There’s A Dragon In My Closet – by Dorothea Taylor, illustrated by Charly Palmer


 There’s A Dragon In My Closet – by Dorothea Taylor, illustrated by Charly Palmer, Simon & Schuster, 9781534476462, c2017, 2020 

Rating: 1-5 (5 is an excellent or a Starred review) 3

Format: Hardcover

What did you like about the book?  Vibrant acrylic paintings are the stars of this playful first person narrative about a young Black boy who is pretty sure a dragon lives in his closet. Sometimes the dragon does nice things, like leaving money under his pillow for a missing tooth or cleaning up a messy bedroom. Other times, he’s a convenient scapegoat when someone’s been naughty: knocking over a flower pot or eating an entire jar of cookies. It’s an everyman story about an imaginary friend who seems real to the protagonist, even after Mom reveals that the dragon may only be a pile of clothes and a baseball bat. I appreciated that the story addressed such an ordinary childhood experience, namely a big imagination and the fun to be had in indulging it. The little boy and the dragon are very relatable. The main character has an energy and loose-limb casualness that looks exactly like a real boy and his middle-class house has a lot of identifiable objects: sport-themed bed sheets, a faithful basset hound, child-created masterpieces on the walls. In every scene, the child wears a T-shirt with text that relates to the story; it’s so easy to imagine that he loves these shirts and has family who indulge him with new ones on a regular basis. And the dragon, when we finally get a look at him, looks as cuddly and loving as the dog, but with enough girth and pointed teeth to be awesome.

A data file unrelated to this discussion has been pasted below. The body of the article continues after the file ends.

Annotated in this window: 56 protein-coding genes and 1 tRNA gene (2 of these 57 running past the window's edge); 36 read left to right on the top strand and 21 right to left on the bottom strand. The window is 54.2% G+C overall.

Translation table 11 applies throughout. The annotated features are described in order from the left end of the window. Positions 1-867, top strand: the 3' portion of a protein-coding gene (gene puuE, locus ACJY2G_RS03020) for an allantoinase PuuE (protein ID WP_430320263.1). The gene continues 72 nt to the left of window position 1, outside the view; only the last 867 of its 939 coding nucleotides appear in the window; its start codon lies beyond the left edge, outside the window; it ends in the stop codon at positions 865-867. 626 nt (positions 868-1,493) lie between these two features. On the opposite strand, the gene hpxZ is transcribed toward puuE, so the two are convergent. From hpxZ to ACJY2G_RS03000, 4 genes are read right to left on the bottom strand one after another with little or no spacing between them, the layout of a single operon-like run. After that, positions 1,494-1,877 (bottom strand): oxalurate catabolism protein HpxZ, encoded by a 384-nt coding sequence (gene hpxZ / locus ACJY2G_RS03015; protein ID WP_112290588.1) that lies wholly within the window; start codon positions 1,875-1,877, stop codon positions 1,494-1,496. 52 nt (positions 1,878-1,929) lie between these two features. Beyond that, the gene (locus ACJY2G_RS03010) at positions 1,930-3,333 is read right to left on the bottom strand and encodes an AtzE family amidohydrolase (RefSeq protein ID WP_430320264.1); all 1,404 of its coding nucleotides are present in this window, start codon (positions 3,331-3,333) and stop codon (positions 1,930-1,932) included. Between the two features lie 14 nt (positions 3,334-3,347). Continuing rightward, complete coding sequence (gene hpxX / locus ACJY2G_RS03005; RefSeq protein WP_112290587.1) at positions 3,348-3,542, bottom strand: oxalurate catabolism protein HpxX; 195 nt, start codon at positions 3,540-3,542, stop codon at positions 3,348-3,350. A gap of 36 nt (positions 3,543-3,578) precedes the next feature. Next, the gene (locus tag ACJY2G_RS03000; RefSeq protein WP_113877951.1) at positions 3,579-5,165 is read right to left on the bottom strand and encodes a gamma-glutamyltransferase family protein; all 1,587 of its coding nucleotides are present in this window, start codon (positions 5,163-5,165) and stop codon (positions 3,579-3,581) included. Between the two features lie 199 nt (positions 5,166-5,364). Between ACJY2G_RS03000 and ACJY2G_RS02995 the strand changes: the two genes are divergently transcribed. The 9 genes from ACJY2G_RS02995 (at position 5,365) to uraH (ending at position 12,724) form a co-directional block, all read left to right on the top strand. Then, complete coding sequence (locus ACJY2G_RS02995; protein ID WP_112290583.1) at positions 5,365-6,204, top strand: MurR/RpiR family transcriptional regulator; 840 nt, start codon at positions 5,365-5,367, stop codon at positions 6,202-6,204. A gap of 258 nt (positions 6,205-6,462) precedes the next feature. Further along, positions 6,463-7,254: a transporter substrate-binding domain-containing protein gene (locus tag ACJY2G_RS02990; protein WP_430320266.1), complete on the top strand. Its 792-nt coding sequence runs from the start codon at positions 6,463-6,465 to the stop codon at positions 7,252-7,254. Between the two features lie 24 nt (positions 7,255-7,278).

Anything you didn’t like about it? The singsong couplets that accompany the story were forced and full of vocabulary that detracts from the authenticity of the art. The boy laughs as he imagines seeing the dragon dancing, “Panicked, my mom rushed up the stairs to see what was the matter. At first she thought I must have rabies, my mouth was foaming with toothpaste lather.” The text stays in that vein; it’s often stilted and sounds like a grown-up speaking, not a kid. 

To whom would you recommend this book?  This is a positive and relatable story about a Black boy and his family, so I would recommend it to those looking for more balanced representation in picture books. It could be a good read aloud for children aged 3-6 who have imaginary friends; adults sometimes request books with this plot device.

Who should buy this book? Public libraries

Where would you shelve it? Picture books

Should we (librarians/readers) put this on the top of our “to read” piles? No

Reviewer: Susan Harari, Keefe Library, Boston Latin School, Boston, MA

Date of review: December 8, 2020

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